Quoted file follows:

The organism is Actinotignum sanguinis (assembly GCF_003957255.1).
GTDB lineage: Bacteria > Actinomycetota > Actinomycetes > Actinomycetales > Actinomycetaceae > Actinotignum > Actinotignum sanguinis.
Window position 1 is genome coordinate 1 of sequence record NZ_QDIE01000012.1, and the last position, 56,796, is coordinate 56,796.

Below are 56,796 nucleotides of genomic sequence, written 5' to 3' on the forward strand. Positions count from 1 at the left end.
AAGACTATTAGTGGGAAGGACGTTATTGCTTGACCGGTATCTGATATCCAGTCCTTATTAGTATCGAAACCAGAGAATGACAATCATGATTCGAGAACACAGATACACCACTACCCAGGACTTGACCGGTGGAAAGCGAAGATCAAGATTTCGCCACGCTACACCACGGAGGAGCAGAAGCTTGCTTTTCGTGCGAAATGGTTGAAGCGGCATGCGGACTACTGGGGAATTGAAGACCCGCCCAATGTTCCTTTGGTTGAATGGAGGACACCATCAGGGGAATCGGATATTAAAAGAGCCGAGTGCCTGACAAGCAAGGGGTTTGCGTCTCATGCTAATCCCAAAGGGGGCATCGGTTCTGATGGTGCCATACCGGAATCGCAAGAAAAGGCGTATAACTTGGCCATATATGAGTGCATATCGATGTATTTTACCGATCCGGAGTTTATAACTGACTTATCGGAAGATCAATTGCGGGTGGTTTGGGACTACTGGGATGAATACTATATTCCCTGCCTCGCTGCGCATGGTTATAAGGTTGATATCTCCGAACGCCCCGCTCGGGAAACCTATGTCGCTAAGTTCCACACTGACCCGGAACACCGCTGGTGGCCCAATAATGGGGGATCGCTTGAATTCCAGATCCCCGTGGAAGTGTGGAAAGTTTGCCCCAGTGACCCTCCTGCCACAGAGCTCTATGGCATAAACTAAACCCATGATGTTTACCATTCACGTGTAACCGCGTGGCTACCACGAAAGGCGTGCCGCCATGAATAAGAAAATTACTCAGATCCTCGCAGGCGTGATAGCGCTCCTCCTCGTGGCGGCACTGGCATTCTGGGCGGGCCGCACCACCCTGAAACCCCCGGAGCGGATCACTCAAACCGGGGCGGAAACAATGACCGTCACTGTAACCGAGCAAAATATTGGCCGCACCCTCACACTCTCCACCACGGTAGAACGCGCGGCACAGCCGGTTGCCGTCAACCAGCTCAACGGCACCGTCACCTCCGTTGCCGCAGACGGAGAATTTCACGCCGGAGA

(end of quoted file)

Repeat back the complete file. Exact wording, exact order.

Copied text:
The organism is Actinotignum sanguinis (assembly GCF_003957255.1).
GTDB lineage: Bacteria > Actinomycetota > Actinomycetes > Actinomycetales > Actinomycetaceae > Actinotignum > Actinotignum sanguinis.
Window position 1 is genome coordinate 1 of sequence record NZ_QDIE01000012.1, and the last position, 56,796, is coordinate 56,796.

Below are 56,796 nucleotides of genomic sequence, written 5' to 3' on the forward strand. Positions count from 1 at the left end.
AAGACTATTAGTGGGAAGGACGTTATTGCTTGACCGGTATCTGATATCCAGTCCTTATTAGTATCGAAACCAGAGAATGACAATCATGATTCGAGAACACAGATACACCACTACCCAGGACTTGACCGGTGGAAAGCGAAGATCAAGATTTCGCCACGCTACACCACGGAGGAGCAGAAGCTTGCTTTTCGTGCGAAATGGTTGAAGCGGCATGCGGACTACTGGGGAATTGAAGACCCGCCCAATGTTCCTTTGGTTGAATGGAGGACACCATCAGGGGAATCGGATATTAAAAGAGCCGAGTGCCTGACAAGCAAGGGGTTTGCGTCTCATGCTAATCCCAAAGGGGGCATCGGTTCTGATGGTGCCATACCGGAATCGCAAGAAAAGGCGTATAACTTGGCCATATATGAGTGCATATCGATGTATTTTACCGATCCGGAGTTTATAACTGACTTATCGGAAGATCAATTGCGGGTGGTTTGGGACTACTGGGATGAATACTATATTCCCTGCCTCGCTGCGCATGGTTATAAGGTTGATATCTCCGAACGCCCCGCTCGGGAAACCTATGTCGCTAAGTTCCACACTGACCCGGAACACCGCTGGTGGCCCAATAATGGGGGATCGCTTGAATTCCAGATCCCCGTGGAAGTGTGGAAAGTTTGCCCCAGTGACCCTCCTGCCACAGAGCTCTATGGCATAAACTAAACCCATGATGTTTACCATTCACGTGTAACCGCGTGGCTACCACGAAAGGCGTGCCGCCATGAATAAGAAAATTACTCAGATCCTCGCAGGCGTGATAGCGCTCCTCCTCGTGGCGGCACTGGCATTCTGGGCGGGCCGCACCACCCTGAAACCCCCGGAGCGGATCACTCAAACCGGGGCGGAAACAATGACCGTCACTGTAACCGAGCAAAATATTGGCCGCACCCTCACACTCTCCACCACGGTAGAACGCGCGGCACAGCCGGTTGCCGTCAACCAGCTCAACGGCACCGTCACCTCCGTTGCCGCAGACGGAGAATTTCACGCCGGAGA